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Is the Caracal dead in the water?

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I’ve been a little hesitant to talk about the woes of the Caracal pistol, largely because it’s a gun I really like. Why? Well, for starters it’s just a nice gun to shoot! That’s largely due to the incredibly low bore axis and well designed grip.

How low is that bore? I’ll put it this way: it’s the only gun since the HK P7 which gives me what I call the “Monitor feeling”, in reference to the Civil war ship that ...

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Back from SHOT Show 2013, Part Two: Gear.

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I don’t really go to SHOT to look at gear, but on Friday I had the whole day to get out and look at stuff. Prior to that I only saw gear on a “hit and miss” basis as I ran between appointments and meetings. Here’s what I managed to see:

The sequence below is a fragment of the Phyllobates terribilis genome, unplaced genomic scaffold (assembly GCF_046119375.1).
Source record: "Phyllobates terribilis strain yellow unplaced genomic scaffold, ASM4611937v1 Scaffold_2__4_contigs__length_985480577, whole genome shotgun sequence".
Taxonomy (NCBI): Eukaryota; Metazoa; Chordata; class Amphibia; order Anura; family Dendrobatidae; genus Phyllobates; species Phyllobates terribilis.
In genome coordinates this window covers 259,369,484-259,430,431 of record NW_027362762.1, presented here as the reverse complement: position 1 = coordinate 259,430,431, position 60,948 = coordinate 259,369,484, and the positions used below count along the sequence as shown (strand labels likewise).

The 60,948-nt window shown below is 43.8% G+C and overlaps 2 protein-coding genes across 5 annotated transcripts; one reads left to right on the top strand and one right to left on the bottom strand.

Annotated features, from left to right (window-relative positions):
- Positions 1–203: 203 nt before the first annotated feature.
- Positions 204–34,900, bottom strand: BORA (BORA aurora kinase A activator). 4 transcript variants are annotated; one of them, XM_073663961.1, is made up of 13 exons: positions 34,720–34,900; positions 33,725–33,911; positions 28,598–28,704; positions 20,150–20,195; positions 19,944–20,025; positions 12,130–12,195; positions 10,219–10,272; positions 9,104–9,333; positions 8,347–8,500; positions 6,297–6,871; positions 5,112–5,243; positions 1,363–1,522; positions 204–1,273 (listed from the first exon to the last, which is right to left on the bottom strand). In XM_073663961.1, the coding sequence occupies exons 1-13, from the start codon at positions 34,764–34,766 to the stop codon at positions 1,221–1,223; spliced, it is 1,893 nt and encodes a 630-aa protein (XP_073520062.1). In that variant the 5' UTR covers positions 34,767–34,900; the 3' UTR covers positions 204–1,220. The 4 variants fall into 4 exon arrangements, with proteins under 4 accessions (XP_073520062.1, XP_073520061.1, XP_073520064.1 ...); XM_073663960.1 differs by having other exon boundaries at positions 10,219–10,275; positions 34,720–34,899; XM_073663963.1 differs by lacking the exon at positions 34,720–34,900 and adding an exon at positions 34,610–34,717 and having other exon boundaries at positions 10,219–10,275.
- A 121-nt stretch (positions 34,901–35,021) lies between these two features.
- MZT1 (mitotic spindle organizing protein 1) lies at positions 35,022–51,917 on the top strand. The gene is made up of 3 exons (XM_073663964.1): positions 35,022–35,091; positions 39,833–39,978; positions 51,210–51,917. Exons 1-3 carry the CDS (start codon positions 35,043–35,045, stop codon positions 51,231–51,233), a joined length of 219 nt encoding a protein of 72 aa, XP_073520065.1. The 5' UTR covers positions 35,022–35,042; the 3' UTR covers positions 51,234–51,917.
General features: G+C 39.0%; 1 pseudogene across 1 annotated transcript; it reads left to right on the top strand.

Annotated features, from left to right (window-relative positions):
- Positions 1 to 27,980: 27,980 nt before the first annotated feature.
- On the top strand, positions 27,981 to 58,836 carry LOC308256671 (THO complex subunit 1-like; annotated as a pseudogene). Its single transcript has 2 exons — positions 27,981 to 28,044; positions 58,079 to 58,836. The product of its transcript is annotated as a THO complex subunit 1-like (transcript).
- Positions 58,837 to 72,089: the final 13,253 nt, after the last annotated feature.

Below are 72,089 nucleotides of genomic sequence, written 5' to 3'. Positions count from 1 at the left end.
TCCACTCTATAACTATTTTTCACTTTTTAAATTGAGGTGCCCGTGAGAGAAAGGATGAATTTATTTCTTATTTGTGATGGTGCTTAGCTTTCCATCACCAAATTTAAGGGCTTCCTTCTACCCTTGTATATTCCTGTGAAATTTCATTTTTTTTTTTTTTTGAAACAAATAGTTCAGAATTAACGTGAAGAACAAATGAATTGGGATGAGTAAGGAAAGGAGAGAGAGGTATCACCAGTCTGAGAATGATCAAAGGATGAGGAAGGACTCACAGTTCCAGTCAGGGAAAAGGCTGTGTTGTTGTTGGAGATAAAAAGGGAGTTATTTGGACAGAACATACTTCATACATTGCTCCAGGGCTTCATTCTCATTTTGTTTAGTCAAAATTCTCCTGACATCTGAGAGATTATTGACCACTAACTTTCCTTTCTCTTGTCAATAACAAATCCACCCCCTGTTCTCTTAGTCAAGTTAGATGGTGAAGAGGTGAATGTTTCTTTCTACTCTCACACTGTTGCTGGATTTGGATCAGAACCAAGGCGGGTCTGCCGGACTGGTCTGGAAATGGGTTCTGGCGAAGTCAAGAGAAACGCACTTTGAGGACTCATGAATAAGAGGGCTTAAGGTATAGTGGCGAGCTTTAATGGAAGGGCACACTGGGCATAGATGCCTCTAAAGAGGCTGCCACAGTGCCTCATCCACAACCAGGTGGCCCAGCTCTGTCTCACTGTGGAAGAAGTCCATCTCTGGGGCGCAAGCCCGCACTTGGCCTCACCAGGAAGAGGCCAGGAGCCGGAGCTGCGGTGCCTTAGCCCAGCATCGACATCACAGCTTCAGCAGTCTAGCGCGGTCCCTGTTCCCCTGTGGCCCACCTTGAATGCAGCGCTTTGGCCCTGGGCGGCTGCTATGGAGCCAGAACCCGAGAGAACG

– The first thing I have to report (and the most exciting for revolver enthusiasts) is that Korth, the top-tier German revolver maker, is looking for a ...

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When is a 1911 not a 1911? When it’s an Obregon!

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Ian over at Forgotten Weapons has come up with another interesting video: a tear-down and a range test of an Obregon pistol. Made in Mexico (many people forget that Mexico had an inventive and thriving arms industry at one time) it’s sort of a John Browning meets Karl Krnka sort of affair. There are also a few surprises (like how the thumb safety is implemented.)

The gun is quite rare (there were, by most accounts, less than a ...

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When will the silly defensive shooting techniques stop?